5. We could make all mandatory enchantments now voluntary (which will throw off some of the balance and require some errata. I also personally don't like the flavor of this and remember fighting pretty hard against it).
6. Players could keep personal records of when enchantments were cast. It's not terribly difficult to do, but it is another annoying step to add in. However, some players may already be doing this with their Mana. It's not terribly hard to bump your status board and move a cube, it's usually accidental. But an opponent might not miss 1 extra mana every now and then, and that extra mana could be the difference between revealing a block at the right time, or having enough mana to pay upkeep to keep your creature in existence. How do we defend again that? Well, for the most part it's simply just cheating - but records could help here as well.

A large part of this will be determined by the kind of culture we create as Mage Wars players. Will we be super cutthroat and competitive? Will we be gracious and understanding? Will we largely turn out to be a casual play kind of game or will there be a hardcore tournament league? Time will tell on a lot of these issues, and I'm sure it won't just be black and white. We'll have players of all types playing in all sorts of ways. That's an amazing thing!

However, at the end of the day Mage Wars was created as a game by players for players and we want to make decisions that positively impact not only the gameplay and mechanics, but the experience players have playing it.

What do you guys think?

Dapuma

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Re: Tourniment Rules
« Reply #8 on: November 06, 2012, 01:32:57 AM »
i have played a lot of games for a long time, and when competition is involved and there is a prize, people will cheat to win if they can, call it a competative advantage, gamesmanship, etc (i have seen it happen over and over at Gen Con)

I think it comes from competition, as well as immaturity (many gamers are younger and/or have less refined social skills), accountability (you generally do not have to see the people you play in a tournament again or will only see them once or twice a year) so who does it really hurt

I like the idea of the people not playing watching the players i.e. your friend is watching the other player to ensure fairplay and speaks up if something is out of wack, generally we have policed our own games - a judge at every table would be nice but probably not feasible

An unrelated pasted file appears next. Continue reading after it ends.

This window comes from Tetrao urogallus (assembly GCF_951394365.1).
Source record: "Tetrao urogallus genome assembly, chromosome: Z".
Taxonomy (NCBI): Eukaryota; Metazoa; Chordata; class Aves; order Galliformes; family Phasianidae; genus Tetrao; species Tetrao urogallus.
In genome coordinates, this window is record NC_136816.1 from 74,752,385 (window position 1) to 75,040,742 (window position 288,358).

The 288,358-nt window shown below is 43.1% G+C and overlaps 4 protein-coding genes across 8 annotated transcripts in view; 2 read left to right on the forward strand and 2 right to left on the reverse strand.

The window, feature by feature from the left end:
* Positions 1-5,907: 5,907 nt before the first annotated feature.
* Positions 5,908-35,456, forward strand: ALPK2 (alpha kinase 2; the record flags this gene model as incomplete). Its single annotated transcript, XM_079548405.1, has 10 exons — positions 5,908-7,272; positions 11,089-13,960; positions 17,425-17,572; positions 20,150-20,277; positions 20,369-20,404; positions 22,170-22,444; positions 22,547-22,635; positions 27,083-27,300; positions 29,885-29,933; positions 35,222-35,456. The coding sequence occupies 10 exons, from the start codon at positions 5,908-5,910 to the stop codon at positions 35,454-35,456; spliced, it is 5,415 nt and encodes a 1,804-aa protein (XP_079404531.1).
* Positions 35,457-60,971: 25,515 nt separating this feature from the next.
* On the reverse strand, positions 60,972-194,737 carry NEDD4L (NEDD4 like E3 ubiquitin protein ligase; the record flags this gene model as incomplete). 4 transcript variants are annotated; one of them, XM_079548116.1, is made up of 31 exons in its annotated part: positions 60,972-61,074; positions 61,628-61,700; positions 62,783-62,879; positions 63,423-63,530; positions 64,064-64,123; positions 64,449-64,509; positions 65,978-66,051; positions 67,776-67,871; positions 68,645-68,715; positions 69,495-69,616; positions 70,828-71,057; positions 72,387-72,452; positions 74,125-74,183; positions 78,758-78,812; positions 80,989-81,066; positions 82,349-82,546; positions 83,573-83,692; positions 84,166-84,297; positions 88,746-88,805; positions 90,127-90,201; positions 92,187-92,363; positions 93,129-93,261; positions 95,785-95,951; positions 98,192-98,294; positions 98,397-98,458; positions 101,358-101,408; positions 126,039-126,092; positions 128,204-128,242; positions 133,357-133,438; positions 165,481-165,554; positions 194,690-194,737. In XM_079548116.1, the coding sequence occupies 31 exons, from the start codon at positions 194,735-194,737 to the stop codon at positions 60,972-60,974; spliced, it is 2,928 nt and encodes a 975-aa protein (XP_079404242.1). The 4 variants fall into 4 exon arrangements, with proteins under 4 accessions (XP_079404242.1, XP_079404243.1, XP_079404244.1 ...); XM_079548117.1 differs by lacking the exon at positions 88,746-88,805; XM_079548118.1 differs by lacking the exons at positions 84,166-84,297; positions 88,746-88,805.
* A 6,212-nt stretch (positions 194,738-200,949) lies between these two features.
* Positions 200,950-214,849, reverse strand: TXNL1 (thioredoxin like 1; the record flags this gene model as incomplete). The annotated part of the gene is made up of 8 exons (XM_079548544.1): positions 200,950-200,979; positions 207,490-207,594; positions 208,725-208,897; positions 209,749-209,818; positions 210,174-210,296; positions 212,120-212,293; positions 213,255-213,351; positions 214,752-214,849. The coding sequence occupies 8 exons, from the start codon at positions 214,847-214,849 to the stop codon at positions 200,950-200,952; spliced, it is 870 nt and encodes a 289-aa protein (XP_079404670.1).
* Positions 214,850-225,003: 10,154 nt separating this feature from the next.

I like chess clocks on each table to ensure equal time...that ensures a winner as well, run out of time you lose, 30 min for each player on the clock or whatever time you want to use per round -  no tie breakers and eliminates stalling type of gamesmanship - realativly cheap investment

I also like harsh penaties, i.e. insta disqualification for "error" if the opponent wants to take it or they can let them off the hook, but put that in the hands of the opponent to decide what they want to accept, then if the opponent believes it is an honest mistake they can let it go, however if they do not, or just want the win they can take the dq

I am looking at it more from the competition side, so that slants all my views on the topic FYI

Shad0w

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Re: Tourniment Rules
« Reply #9 on: November 06, 2012, 08:15:51 AM »
Quote from: "SeanDeCoy" post=2940
Mandatory Enchantments and Official Tournaments have been a big question for us over at MWHQ. There's a few different options that we see:

1. Let it go - in our years of playtesting, it never became an issue, maybe it still won't be. However, when we playtested the game, there was no incentive to cheat as we would simply be breaking a game we were helping to create. Clearly there are some people out there who cheat. So what do we do with them?

2. Let the Judges decide - players with a reputation for cheating will slowly not be welcome in gaming groups and retail stores, so in that regard, the problem works itself out at the lower levels. But what about in official tournaments or at tradeshows where a persons reputation won't stand out amongst all the other players?

3. We could enforce a kind of stack - where you have to keep your enchantments in the correct order, so that a player can always see what order they were played in.

4. We could have players use colored sleeves to indicate when an enchantment is mandatory or optional

5. We could make all mandatory enchantments now voluntary (which will throw off some of the balance and require some errata. I also personally don't like the flavor of this and remember fighting pretty hard against it).